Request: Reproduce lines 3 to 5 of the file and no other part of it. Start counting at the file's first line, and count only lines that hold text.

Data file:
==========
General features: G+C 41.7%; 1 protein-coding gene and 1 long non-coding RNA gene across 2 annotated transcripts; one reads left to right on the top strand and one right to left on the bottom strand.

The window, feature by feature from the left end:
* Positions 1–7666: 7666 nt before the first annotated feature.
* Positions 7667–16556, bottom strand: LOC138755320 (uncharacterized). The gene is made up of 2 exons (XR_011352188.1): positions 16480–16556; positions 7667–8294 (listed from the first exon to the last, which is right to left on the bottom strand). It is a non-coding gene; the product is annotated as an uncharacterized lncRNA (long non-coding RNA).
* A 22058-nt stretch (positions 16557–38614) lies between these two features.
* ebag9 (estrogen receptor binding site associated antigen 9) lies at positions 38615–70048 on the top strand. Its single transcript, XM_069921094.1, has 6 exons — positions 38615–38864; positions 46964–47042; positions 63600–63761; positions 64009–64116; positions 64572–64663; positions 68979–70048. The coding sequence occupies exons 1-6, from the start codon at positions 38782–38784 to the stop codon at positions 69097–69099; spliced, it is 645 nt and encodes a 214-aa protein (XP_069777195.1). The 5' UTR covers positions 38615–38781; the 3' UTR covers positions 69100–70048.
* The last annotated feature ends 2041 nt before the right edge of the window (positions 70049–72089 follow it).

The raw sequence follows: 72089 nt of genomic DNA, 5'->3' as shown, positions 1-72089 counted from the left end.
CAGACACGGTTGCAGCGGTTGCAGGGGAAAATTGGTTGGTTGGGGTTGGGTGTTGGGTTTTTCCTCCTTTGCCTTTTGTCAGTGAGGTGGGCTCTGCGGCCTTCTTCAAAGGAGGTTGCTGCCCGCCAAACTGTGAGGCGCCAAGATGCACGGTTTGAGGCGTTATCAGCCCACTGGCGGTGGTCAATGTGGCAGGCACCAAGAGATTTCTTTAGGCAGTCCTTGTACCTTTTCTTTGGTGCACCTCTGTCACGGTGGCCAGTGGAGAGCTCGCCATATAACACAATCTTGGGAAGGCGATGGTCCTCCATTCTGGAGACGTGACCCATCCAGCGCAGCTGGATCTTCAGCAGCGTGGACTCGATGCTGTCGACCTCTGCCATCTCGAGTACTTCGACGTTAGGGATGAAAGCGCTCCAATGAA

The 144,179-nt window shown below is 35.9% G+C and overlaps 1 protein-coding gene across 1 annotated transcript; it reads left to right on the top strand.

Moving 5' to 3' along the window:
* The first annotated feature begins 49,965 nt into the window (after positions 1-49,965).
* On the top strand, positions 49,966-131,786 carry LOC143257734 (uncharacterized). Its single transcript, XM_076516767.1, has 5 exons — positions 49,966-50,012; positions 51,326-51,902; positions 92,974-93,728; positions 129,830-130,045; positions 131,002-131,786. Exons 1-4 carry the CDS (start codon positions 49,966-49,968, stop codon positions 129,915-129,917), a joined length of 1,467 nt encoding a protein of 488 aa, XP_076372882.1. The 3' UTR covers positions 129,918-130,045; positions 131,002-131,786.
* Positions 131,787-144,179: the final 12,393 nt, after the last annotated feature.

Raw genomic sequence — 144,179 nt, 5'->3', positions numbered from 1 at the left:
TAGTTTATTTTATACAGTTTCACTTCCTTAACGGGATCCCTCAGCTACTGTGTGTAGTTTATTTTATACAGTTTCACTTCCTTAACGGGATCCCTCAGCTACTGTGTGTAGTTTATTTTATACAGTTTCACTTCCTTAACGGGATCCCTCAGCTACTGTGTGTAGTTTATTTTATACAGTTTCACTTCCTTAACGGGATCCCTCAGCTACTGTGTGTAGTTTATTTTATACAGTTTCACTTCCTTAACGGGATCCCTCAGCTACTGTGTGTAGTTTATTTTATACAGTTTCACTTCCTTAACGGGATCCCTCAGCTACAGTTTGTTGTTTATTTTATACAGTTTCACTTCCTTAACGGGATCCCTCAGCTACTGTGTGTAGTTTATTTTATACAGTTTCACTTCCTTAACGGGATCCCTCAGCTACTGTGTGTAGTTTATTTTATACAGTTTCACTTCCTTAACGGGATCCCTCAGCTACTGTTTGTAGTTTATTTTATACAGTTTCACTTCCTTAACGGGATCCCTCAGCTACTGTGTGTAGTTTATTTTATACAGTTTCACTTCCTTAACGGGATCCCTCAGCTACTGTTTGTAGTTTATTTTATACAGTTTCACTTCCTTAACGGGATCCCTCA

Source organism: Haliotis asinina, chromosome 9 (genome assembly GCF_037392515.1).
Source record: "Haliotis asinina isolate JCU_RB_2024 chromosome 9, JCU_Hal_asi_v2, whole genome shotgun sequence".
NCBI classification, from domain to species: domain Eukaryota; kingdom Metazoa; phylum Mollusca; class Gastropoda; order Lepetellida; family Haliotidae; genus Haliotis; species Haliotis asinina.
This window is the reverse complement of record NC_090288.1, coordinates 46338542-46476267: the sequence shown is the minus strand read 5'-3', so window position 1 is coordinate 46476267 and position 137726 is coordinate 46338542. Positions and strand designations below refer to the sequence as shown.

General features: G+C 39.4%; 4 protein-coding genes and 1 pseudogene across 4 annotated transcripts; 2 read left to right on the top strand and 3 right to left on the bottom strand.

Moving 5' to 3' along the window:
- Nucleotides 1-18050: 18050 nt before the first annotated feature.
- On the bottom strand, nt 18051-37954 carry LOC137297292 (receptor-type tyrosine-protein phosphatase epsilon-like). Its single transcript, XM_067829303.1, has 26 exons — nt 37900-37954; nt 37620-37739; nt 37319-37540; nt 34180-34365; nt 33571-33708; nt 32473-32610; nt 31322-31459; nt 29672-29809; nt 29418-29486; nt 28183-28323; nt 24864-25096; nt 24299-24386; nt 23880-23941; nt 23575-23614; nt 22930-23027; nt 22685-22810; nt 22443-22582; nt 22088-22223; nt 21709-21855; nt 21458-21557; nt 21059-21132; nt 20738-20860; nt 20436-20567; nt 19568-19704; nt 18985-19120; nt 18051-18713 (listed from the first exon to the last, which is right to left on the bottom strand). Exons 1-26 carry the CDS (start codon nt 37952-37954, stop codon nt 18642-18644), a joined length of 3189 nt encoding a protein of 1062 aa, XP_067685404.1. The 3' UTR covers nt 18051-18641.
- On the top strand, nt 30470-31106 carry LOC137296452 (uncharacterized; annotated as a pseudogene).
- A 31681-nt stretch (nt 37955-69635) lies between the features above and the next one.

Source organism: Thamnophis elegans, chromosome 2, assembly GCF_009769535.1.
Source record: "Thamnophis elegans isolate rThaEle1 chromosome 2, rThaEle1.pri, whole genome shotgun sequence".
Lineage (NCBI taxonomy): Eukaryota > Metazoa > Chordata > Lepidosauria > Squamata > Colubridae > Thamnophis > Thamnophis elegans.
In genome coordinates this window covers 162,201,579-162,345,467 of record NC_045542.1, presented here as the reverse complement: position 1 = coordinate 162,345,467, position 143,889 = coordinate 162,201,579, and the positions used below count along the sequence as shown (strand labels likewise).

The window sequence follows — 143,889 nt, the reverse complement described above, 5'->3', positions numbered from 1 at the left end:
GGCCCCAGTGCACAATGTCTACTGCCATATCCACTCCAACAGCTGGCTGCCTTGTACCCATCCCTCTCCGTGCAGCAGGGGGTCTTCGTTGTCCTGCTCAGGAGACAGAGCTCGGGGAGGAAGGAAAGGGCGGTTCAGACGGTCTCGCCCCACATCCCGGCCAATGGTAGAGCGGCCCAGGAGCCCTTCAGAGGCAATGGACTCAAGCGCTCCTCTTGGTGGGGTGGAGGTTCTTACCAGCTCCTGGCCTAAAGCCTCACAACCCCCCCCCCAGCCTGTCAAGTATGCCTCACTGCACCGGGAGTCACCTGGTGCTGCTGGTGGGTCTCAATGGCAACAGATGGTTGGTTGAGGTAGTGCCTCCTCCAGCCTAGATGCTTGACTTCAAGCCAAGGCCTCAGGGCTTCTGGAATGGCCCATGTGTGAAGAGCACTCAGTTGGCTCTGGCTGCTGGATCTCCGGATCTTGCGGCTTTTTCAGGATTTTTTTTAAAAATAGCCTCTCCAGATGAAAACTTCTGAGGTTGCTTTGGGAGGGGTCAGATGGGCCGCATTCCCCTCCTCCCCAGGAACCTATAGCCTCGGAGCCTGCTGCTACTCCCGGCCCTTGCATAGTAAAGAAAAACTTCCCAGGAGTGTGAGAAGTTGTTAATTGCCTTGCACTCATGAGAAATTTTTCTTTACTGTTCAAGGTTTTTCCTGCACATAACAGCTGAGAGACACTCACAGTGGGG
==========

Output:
* Positions 1–7666: 7666 nt before the first annotated feature.
* Positions 7667–16556, bottom strand: LOC138755320 (uncharacterized). The gene is made up of 2 exons (XR_011352188.1): positions 16480–16556; positions 7667–8294 (listed from the first exon to the last, which is right to left on the bottom strand). It is a non-coding gene; the product is annotated as an uncharacterized lncRNA (long non-coding RNA).
* A 22058-nt stretch (positions 16557–38614) lies between these two features.